CHURCH leaders in Christchurch, New Zealand, are ministering to the population of the city after the fatal earthquake on Tuesday, which left hundreds of people trapped under rubble, and caused the spire of the Anglican Cathedral to collapse.
This morning, the number of deaths stood at 113, with more than 200 people reported missing. It was the second earthquake to hit Christchurch in six months (News, 10 September). It measured 6.3 on the Richter scale, less than the 7.1-magnitude tremor in September last year, which happened at night, without loss of life. This week’s earthquake was more devastating, as it occurred at 1 p.m., when many people were out and about.
The Bishop of Christchurch, the Rt Revd Victoria Matthews, has called on Christchurch residents to “be calm, be sensible, be compassionate, be a good neighbour” in the aftermath of the devastating earthquake.
Speaking to BBC Radio 5 Live on Tuesday, the Dean of Christ Church Cathedral, Christchurch, the Very Revd Peter Beck, said that he feared that many people were still trapped in the building, and asked people in the UK to pray for them.
He was inside the Cathedral office when the earthquake struck, but managed to escape. “The tower has collapsed, and some of the walls have collapsed, and we’re pretty fearful there may be some people underneath that,” he said.
“There’s a huge amount of dust: it’s like a fog inside there. We got all the people out that we could, but there are piles of rubble, especially where the tower has collapsed.”
He later confirmed that all nine Cathedral staff were safe; one volunteer had been admitted to hospital. There are still an estimated 22 bodies lying unrecovered at Christchurch Cathedral where, police say, there was no chance of surviving the collapse of the building’s tower. The fatalities are presumed to be tourists.
Dean Beck told the New Zealand Herald that he accepted an emergency-services priority of rescuing those who may yet have a chance of survival amid the collapse of other buildings. Search dogs could not smell any sign of life in the rubble.
Bishop Matthews told Anglican Taonga, the Anglican Church in Aotearoa, New Zealand & Polynesia’s news service, that — in contrast to the September earthquake — “This time, there are high, high levels of anxiety, and a sense of despair. We are facing an entirely different scene, a crisis of an entirely greater order of magnitude.
A number of search and rescue teams have been sent to Christchurch by Australian authorities.
The Archbishop of Canterbury has written to Bishop Matthews offering his prayers: “The devastation of the Cathedral is dreadful, but, as you have said yourself, it is only a sign of the real human tragedy, whose scale is so serious.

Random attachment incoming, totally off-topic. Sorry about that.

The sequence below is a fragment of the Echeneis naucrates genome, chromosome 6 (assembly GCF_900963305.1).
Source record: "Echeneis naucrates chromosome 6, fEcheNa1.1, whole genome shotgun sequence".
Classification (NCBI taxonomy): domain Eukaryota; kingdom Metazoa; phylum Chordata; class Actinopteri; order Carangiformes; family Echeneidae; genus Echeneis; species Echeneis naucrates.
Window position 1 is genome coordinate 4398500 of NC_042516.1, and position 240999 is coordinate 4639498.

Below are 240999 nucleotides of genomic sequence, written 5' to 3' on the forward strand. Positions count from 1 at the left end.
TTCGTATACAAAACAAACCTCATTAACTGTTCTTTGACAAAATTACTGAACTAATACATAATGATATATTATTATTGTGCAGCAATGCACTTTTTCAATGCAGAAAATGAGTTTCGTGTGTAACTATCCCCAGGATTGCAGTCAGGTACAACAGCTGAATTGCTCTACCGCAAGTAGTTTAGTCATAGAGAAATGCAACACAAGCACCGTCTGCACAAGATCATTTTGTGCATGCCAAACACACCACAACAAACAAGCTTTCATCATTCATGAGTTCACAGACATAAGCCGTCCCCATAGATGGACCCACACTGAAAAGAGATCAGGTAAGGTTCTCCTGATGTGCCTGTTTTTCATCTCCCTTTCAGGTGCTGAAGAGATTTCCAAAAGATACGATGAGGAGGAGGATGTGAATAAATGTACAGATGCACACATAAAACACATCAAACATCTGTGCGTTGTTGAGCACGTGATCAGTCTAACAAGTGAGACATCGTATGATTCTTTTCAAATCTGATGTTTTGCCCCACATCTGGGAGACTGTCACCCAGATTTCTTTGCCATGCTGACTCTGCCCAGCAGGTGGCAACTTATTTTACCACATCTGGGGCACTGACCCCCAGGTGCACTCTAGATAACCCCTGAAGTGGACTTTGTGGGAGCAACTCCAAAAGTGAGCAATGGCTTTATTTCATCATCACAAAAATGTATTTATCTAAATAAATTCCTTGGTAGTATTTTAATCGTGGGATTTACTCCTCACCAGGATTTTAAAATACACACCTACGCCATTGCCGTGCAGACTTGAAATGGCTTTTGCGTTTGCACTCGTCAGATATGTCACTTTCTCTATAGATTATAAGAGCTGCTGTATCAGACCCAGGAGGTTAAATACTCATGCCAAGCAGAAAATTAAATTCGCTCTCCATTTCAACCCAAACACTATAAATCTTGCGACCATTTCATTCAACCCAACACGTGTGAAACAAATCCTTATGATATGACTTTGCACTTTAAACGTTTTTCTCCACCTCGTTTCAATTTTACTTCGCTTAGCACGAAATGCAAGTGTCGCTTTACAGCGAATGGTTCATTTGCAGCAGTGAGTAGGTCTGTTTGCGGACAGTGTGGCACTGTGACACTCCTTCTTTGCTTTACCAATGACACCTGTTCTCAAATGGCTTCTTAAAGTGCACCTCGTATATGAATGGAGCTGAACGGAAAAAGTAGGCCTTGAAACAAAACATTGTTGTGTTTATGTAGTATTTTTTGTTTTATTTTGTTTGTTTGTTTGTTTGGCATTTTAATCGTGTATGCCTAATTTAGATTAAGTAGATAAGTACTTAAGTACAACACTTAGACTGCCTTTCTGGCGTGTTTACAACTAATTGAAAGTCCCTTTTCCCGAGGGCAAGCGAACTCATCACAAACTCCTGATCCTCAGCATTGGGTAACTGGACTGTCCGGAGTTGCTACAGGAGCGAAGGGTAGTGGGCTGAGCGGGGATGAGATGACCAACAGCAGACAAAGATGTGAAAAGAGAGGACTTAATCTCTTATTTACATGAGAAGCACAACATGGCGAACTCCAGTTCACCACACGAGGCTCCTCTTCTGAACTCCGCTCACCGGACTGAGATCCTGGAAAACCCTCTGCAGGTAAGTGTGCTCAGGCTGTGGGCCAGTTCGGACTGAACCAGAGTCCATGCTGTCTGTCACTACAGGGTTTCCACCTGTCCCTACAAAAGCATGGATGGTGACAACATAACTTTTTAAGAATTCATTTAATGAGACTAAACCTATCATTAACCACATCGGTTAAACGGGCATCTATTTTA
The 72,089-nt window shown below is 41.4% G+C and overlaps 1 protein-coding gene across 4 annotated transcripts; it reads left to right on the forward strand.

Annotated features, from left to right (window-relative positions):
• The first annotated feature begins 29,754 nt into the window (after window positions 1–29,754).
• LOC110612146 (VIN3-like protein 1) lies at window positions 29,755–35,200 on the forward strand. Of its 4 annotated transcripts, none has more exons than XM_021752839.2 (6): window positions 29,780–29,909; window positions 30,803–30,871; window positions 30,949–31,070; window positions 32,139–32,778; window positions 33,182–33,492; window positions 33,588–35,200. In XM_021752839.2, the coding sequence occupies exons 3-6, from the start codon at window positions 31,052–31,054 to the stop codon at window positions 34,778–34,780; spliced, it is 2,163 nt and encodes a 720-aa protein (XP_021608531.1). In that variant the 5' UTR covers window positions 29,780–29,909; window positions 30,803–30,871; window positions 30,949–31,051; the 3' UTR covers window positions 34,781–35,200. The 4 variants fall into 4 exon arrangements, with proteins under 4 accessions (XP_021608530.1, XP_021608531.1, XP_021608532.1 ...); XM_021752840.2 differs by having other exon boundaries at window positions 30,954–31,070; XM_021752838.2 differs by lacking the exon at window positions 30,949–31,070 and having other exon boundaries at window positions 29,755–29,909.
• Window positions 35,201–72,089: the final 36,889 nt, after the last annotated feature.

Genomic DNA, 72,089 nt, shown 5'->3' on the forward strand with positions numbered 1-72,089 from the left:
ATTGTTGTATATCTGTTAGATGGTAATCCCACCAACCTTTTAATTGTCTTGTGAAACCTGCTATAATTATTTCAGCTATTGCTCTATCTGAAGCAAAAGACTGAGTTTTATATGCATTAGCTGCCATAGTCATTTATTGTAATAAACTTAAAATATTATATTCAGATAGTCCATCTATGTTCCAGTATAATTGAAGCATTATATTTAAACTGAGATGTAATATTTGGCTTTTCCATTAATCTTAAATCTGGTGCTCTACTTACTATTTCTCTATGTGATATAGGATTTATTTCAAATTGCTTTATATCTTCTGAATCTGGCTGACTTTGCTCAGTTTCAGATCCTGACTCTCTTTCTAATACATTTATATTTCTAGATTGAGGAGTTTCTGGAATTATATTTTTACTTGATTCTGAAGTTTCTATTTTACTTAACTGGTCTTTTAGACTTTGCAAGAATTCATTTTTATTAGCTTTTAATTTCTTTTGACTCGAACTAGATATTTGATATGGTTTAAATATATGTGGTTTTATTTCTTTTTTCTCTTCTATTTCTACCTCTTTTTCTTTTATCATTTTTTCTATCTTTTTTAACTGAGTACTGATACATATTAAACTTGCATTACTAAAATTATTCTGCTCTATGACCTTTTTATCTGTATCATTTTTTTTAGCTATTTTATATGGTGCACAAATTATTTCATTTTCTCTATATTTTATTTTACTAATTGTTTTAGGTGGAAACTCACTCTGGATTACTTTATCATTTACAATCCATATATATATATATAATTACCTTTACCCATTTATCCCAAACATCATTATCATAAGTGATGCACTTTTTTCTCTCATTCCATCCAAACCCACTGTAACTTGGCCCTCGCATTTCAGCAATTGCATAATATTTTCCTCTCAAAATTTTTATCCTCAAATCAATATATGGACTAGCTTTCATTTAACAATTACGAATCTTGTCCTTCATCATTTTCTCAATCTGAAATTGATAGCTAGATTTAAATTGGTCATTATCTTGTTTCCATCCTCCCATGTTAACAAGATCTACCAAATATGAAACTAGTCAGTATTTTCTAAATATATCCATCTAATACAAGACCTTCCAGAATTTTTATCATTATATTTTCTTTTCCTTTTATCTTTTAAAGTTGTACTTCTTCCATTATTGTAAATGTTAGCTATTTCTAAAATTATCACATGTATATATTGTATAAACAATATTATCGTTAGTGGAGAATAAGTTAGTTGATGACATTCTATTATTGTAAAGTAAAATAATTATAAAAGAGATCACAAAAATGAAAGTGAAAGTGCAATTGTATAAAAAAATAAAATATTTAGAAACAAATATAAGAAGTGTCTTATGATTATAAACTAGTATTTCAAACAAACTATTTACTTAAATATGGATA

“We thank God that you and your people are there to offer strength and comfort to all those caught up in the personal suffering this has brought . . . I know that the people of Canterbury, in particular, with their historic associations with Christchurch, will be sharing very specially in prayer for you all.”
The Chapter and Community of Worcester Cathedral expressed in a statement on Wednesday that they have been “shocked by . . . the terrible loss of life.” Three of the streets nearest to the Cathedral in Christchurch are named “Worcester”, “Hereford” and “Gloucester”, and a message of sympathy and support has been sent to the Cathedral and city on behalf of Worcester, Hereford, and Gloucester Cathedrals. Worcester Cathedral is open each day, and those who are concerned about friends and loved ones are welcome to come in to pray, to light a candle, or just to sit quietly.
Many other churches have been damaged in the earthquake, including St John's, Latimer Square — believed to be all but destroyed — Oxford Terrace Baptist, Durham Street Methodist, and Knox Presbyterian churches, which were all being repaired after the September earthquake, have been destroyed. Two bell towers at the Roman Catholic Cathedral have collapsed, destroying much of its façade. The Pope has sent his condolences to those who have lost loved ones.
Christchurch Cathedral was designed by the British architect Sir George Gilbert Scott, and the foundation stone was laid in December 1864. The nave and spire were consecrated in 1881, and the building was completed in 1904. The spire was damaged by earthquakes in 1888 and 1901, but was restored. The Cathedral also suffered minor damage in the tremor last year, and parts of it were sealed off from the public for safety.
Details of the Provincial Archbishops’ and Bishops’ appeal can be found at www.anglican.org.nz/